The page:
Which includes not only the assets they manage now and the ones they'll be taking over from Natural Resources. We're bringing the expertise, the particular expertise over from Natural Resources, and we do think that they, as they start to review how they charge for some of these resources is, they do some comparison work with what similar attractions charge in neighboring states, that there will be an opportunity for them to generate more revenue on their own, as well as to develop, as I say, their private fundraising efforts. But this in not primarily designed to save a bunch of money, it's designed to make the management of these sites more efficient. From my office window, I can look at the History Museum and the Natural Sciences Museum. They're right next door to each other, I see school kids going in and out everyday, but they're managed by two different government departments, and to us that didn't make sense. [SPEAKER CHANGES] Senator Hise? [SPEAKER CHANGES] Thank you, Mr. Chairman. I wanted a few questions, because I haven't seen part of this, about the retirement system and what was the additional site contribution this year to the retirement system. And if you could follow up on that, how does that move us towards being a fully funded system, and what's the impact expected on future liabilities? [SPEAKER CHANGES] That's a good question, Senator, there's actually not a, there's not an appropriation for the retirement system in this budget, so what the retirement system, I'm trying to find the relevant page in the budget itself to refer to for you. But, what the retirement system does, this is page 5 of the budget for those of you who have it, what the retirement system does is comes up with a regular actuarial calculation of how much funding is required, similar to what you see for the heath plan. And the actuarial calculation for the retirement system, and now that I've brought you to the page, I realize it's not in this summary version. You do see it for the health plan there, and the reason, down at the bottom Salaries and Benefits, and the reason you don't see it for the retirement plan is there's not a new appropriation for it in the proposal. Their actuarial calculations are done by third party actuaries, as they're required to do, health plan does the same thing, and their calculation was that there was $45 million in excess funding for the retirement plan for the next year or so. The short answer is, I'm sorry to be confusing about this, but the short answer is there's no net new funding required, based on their actuarial calculations. [SPEAKER CHANGES] Follow up? [SPEAKER CHANGES] Follow up. [SPEAKER CHANGES] So, that would indicate that we've reached a fully funded retirement system, the obligations and inputs, if we return the seven and a half expected by the Treasury Department? [SPEAKER CHANGES] For this year, but it's a moving target. They have to do their actuarial calculations every year, and those change based on demographic considerations, based on the design of the plan. The health plan actuarial calculations, they change twice in the process of putting the budget together, so it's a moving target. [SPEAKER CHANGES] Senator McKissick? [SPEAKER CHANGES] Over here. First, I want to thank you for a really excellent presentation. You've arrived relatively recently and you're well steed to the details and I appreciate that. Two questions, you talked about this $82 million that is going to be established for salaries for exceptional employees. Of course, we know over in a number of vacancies in state government they've had these contracts, which have been non-competitive contracts where we've been paying people the equivalent of $475 an hour, and in some cases up to the equivalent of $800,000 a year for specialized services they've been providing. How do you see this particular fund working and functioning, because it's across all of the state governmental agencies, whereas you have unique positions within many of these agencies where we really need to get people in there with the correct skill sets, so that we don't enter into these contracts with outside firms paying excessive rates for basically skill sets that we could hire year-round employees to perform. So, how do you see this functioning and operating, and how, would an agency be able to actually access those funds to fill those unique positions within their respective agencies? [SPEAKER CHANGES] It's a very good question, because I do think they are related. A big part of what was seen it the, in our view, excessive use of these personal services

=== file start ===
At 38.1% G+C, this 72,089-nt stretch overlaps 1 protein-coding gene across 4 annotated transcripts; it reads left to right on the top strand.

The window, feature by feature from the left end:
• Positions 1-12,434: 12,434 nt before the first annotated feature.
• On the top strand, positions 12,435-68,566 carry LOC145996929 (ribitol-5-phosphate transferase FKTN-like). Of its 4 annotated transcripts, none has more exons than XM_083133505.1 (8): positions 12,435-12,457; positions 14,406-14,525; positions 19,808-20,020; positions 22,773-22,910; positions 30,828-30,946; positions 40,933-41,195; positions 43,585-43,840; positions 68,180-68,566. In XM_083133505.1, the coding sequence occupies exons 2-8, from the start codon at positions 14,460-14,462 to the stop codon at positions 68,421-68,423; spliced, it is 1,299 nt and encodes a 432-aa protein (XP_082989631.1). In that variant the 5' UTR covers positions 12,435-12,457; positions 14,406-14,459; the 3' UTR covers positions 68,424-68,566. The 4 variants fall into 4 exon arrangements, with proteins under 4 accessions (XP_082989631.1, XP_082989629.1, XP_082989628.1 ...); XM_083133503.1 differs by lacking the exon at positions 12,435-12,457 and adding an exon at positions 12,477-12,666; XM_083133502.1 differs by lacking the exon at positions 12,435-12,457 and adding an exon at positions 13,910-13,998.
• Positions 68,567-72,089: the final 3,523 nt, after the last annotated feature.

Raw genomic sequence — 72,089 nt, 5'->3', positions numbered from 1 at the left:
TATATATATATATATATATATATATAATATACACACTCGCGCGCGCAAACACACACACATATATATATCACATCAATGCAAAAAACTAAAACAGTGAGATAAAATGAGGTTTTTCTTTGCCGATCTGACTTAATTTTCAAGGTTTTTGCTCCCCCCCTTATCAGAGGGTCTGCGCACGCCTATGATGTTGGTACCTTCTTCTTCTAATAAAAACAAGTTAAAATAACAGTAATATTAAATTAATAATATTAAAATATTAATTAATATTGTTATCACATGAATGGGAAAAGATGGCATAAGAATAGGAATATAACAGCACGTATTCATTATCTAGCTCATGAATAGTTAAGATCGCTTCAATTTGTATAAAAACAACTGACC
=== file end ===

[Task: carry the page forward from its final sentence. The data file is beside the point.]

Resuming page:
contracts. And when we talk to agencies about it, they say that part of the reason is that the difficulty in attracting and retaining some of this specialized talent. Our view on the personal services contracts, for what it's worth, is that they should be rare, but they--it's difficult to eliminate them entirely because there are some specialized services where it doesn't make sense to have somebody on staff, full time. A full-time FTE in state government is a very expensive long-run proposition. And when it comes to interpreters, for example, or real-estate appraisers, there's often specialized knowledge required that is best accessed through a personal services contract. But we share the objective of reducing significantly the abuse of those contracts, and making the use of them very rare. And I think giving targeted money to the agencies to spend on some of these high-demand positions is one way to do that. In terms of the method by which they would access the funding, the Office of State Human Resources has gone through an effort to revamp our performance-management system. They're redoing all job classifications, consolidating the grading and the banding, and that process is identifying a lot of these difficult-to-fill positions, difficult-to-retain positions. They have much better data, not only about turnover by job classification and about comparable private-sector salaries, but also about individual job performance. And so we think that gives us the tools to allocate this money where it can be used most effectively. SPEAKER CHANGES One quick follow-up, Mr. Chair, if I could. SPEAKER CHANGES Follow up. SPEAKER CHANGES One thing which I notice was missing from the budget, and we discussed it briefly on a prior occasion, but that's money specifically targeted toward the, what's been identified as the failing schools in this state. I mean, we've got 30% that have been rated at a D or an F level, where they serve student populations that really deserve quality education. Many of them are low-wealth students, but they're also students that deserve the quality of education that our state constitution compels us to provide. And it seems to me that there should be funds specifically targeted toward not just incentive pay for teachers to go into those schools, but programmatic changes that can really help them perform effectively in serving those student populations. If you could help address that, if you could. SPEAKER CHANGES Sure. I'll tell you a couple of things. First of all, we believe that there's a significant commitment made to K through 12 education generally in this budget. I mentioned the 2.9% increase in year one, and obviously half a billion dollars being spent in new availability on the K through 12 schools. So we think that reflects a meaningful commitment to improve the schools and help the schools succeed. I think another theme that we've had in trying to pull together this budget is trying to get away from one-size-fits-all policies, whether that's one size fits every LEA, or one size fits every teacher. And so the salary, the endowment for highly effective teachers, $15 million--we've asked the LEAs for ideas, for proposals on how that money could be spent most effectively. So each LEA, depending on the issues that it faces, can make proposals for how it should be spent. And our view is that people sitting in offices in Raleigh are not going to have the best idea of how to spend that money in the LEAs. And so that addresses some of the individual needs on a per-LEA basis that I think you're referring to. The other part of that is the $70 million in instructional supplies. So those have previously been allocated by fairly rigid formulas that are prescriptive with respect to what kind of supplies that are being funded for LEA. And what we've tried to do is consolidate that, so different LEAs can make different decisions about what mix of supplies and technology and instructional materials are appropriate for their particular school district. And so I think that theme of greater individual choice for the LEAs, hopefully combined with increased funding, hopefully helps address the issue that you mentioned. SPEAKER CHANGES Thank you for those comments. I would just hope that as this budget moves forward through the House and Senate there's a true dedicat